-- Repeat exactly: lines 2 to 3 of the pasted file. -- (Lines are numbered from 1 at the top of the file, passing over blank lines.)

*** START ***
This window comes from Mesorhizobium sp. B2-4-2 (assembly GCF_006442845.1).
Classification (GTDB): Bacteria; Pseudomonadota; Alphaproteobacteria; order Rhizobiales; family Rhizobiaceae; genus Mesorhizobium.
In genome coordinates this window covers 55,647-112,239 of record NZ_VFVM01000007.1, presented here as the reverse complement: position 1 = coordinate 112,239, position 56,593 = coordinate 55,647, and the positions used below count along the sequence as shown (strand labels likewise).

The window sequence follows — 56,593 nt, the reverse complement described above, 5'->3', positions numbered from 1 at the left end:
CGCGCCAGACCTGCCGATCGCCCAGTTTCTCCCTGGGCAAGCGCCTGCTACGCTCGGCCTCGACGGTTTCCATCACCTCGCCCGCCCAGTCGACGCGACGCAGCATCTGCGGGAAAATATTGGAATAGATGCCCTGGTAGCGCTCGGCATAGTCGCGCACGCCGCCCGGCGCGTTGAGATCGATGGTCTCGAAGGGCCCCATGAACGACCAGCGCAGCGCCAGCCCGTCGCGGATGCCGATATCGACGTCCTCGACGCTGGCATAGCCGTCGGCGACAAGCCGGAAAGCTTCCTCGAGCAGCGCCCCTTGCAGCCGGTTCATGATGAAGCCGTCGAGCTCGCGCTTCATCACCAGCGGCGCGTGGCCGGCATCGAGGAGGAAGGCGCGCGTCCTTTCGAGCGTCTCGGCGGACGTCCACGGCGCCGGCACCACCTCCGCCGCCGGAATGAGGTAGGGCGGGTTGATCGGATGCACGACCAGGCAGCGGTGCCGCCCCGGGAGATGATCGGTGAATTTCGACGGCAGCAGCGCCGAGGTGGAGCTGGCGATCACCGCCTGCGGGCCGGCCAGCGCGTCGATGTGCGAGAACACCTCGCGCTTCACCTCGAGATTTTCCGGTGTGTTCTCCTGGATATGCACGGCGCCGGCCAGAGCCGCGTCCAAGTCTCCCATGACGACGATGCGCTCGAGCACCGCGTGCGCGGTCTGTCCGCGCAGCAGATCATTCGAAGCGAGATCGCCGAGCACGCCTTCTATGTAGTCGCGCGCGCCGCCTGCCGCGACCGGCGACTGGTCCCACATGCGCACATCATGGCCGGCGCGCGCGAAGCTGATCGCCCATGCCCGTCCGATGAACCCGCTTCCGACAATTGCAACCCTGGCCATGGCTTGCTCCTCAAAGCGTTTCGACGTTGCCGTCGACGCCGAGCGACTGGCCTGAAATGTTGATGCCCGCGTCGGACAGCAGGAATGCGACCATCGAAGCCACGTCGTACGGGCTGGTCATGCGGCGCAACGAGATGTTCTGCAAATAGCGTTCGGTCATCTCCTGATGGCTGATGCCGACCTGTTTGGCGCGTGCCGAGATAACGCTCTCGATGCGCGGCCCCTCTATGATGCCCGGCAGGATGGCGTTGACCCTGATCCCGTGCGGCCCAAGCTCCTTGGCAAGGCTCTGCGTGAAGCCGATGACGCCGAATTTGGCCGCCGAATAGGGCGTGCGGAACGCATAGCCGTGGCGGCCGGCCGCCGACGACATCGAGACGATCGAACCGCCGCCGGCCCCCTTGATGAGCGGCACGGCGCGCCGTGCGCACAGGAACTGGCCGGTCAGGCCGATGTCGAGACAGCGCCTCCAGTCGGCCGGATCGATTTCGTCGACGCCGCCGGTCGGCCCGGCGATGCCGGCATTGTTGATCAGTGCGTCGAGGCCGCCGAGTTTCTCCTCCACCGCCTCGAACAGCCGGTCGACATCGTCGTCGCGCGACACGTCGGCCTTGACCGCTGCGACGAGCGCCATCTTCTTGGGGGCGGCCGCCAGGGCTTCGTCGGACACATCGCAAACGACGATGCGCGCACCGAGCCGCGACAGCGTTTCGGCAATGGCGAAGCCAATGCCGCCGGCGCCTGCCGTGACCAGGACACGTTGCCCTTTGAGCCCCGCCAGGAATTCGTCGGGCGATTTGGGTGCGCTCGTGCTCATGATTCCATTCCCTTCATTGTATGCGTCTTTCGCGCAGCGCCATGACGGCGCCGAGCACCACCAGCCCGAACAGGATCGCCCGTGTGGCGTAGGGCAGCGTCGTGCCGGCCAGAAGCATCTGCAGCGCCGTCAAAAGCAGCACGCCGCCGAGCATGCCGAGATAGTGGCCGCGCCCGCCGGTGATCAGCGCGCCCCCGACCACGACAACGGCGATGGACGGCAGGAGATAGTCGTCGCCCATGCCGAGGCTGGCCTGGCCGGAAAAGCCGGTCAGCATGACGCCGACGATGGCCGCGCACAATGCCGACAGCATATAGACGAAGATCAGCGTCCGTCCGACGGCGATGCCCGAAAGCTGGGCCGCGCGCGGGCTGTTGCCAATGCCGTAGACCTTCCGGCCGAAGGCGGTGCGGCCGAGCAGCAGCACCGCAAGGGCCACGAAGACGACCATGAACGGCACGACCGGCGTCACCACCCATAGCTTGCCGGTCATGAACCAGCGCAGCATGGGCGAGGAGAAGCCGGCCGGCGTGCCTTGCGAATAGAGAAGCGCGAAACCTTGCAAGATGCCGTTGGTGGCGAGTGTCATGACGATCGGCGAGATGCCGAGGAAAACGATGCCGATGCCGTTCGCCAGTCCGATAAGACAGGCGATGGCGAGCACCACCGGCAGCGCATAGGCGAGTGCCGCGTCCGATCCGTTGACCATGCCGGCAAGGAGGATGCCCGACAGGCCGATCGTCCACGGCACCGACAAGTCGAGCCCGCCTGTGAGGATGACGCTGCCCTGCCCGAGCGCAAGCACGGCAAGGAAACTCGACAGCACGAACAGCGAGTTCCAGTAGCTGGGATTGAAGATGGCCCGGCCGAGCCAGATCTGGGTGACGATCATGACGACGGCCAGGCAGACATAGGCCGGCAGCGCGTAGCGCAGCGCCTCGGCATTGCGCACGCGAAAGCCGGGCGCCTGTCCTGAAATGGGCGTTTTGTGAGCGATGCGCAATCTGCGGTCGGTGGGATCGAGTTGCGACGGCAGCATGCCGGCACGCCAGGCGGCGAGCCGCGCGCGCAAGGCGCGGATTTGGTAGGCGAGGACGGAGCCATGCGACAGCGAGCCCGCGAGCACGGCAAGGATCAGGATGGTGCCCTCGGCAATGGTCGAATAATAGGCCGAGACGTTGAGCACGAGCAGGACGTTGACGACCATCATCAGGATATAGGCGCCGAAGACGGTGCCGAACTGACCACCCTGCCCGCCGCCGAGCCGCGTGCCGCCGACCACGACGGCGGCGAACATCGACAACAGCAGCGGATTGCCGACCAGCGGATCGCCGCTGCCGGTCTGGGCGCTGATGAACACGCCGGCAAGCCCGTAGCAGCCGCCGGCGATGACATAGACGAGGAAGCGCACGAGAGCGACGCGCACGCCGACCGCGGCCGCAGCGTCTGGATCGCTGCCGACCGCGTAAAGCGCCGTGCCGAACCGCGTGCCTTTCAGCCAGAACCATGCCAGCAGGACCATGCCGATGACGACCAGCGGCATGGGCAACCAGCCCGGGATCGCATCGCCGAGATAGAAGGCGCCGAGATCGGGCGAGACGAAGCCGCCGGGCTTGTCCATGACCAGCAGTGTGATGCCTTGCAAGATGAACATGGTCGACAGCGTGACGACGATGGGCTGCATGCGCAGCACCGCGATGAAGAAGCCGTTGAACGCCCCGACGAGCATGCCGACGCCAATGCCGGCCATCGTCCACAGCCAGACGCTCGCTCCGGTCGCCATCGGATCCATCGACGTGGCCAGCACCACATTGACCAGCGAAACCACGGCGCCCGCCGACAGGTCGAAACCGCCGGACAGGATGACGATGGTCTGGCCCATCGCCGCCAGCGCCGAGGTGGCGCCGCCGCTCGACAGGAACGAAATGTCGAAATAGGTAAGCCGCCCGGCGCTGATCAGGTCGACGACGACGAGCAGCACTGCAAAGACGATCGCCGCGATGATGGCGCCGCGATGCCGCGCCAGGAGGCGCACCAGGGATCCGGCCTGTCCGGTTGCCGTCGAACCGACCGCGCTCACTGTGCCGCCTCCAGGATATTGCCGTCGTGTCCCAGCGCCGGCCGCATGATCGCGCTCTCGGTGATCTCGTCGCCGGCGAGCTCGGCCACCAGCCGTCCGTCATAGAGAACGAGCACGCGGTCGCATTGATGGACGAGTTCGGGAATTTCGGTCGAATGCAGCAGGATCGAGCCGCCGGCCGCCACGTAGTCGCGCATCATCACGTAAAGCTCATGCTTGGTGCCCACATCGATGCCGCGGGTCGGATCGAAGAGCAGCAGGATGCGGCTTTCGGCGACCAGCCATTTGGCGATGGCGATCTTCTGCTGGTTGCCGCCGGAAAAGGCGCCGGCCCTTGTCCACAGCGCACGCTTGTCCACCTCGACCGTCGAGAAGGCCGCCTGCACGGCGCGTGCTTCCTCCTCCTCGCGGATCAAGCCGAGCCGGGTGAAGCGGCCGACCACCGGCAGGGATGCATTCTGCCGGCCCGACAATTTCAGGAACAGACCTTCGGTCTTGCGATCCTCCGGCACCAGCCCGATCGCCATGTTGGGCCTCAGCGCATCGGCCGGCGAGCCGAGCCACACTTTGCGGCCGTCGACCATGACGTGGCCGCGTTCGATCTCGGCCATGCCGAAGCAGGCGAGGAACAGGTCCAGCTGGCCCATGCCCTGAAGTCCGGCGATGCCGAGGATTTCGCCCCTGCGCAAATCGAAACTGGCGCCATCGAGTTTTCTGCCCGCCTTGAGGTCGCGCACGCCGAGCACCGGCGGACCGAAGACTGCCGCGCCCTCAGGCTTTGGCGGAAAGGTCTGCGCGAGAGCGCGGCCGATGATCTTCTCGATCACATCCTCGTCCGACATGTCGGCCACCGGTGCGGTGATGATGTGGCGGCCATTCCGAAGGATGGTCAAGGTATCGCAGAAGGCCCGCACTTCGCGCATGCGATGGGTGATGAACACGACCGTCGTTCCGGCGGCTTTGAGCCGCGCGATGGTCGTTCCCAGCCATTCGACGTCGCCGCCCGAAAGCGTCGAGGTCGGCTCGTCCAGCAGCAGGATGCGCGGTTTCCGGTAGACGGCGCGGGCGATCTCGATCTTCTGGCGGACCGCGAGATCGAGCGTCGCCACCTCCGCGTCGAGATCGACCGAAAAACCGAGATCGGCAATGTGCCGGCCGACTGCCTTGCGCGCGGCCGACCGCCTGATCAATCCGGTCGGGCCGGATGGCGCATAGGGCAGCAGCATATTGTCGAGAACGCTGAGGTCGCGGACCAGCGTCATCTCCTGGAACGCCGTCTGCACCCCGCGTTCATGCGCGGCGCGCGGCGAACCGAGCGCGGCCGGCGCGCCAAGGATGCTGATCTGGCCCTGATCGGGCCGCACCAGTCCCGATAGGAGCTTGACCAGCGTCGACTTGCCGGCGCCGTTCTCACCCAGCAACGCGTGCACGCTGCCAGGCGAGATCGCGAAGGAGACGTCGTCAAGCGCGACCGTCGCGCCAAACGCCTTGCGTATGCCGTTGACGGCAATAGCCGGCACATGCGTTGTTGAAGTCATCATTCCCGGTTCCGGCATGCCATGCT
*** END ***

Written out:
Classification (GTDB): Bacteria; Pseudomonadota; Alphaproteobacteria; order Rhizobiales; family Rhizobiaceae; genus Mesorhizobium.
In genome coordinates this window covers 55,647-112,239 of record NZ_VFVM01000007.1, presented here as the reverse complement: position 1 = coordinate 112,239, position 56,593 = coordinate 55,647, and the positions used below count along the sequence as shown (strand labels likewise).